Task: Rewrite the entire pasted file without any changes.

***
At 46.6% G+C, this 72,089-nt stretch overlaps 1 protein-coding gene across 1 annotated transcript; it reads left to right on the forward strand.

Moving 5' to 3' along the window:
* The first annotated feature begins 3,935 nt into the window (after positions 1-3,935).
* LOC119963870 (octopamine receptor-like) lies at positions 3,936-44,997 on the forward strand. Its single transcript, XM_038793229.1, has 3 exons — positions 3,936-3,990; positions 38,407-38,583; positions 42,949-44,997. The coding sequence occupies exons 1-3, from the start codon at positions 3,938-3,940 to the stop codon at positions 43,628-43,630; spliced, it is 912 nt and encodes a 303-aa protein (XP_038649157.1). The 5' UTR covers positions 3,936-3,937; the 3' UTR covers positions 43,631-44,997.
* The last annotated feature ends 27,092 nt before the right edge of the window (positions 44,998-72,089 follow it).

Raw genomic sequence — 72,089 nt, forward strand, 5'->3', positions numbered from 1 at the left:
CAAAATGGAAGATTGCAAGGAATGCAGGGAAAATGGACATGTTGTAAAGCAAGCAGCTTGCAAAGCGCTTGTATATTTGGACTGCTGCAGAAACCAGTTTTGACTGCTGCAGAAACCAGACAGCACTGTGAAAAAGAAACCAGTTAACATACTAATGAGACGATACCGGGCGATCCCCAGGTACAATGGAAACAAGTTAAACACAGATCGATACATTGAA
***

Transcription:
At 46.6% G+C, this 72,089-nt stretch overlaps 1 protein-coding gene across 1 annotated transcript; it reads left to right on the forward strand.

Moving 5' to 3' along the window:
* The first annotated feature begins 3,935 nt into the window (after positions 1-3,935).
* LOC119963870 (octopamine receptor-like) lies at positions 3,936-44,997 on the forward strand. Its single transcript, XM_038793229.1, has 3 exons — positions 3,936-3,990; positions 38,407-38,583; positions 42,949-44,997. The coding sequence occupies exons 1-3, from the start codon at positions 3,938-3,940 to the stop codon at positions 43,628-43,630; spliced, it is 912 nt and encodes a 303-aa protein (XP_038649157.1). The 5' UTR covers positions 3,936-3,937; the 3' UTR covers positions 43,631-44,997.
* The last annotated feature ends 27,092 nt before the right edge of the window (positions 44,998-72,089 follow it).

Raw genomic sequence — 72,089 nt, forward strand, 5'->3', positions numbered from 1 at the left:
CAAAATGGAAGATTGCAAGGAATGCAGGGAAAATGGACATGTTGTAAAGCAAGCAGCTTGCAAAGCGCTTGTATATTTGGACTGCTGCAGAAACCAGTTTTGACTGCTGCAGAAACCAGACAGCACTGTGAAAAAGAAACCAGTTAACATACTAATGAGACGATACCGGGCGATCCCCAGGTACAATGGAAACAAGTTAAACACAGATCGATACATTGAA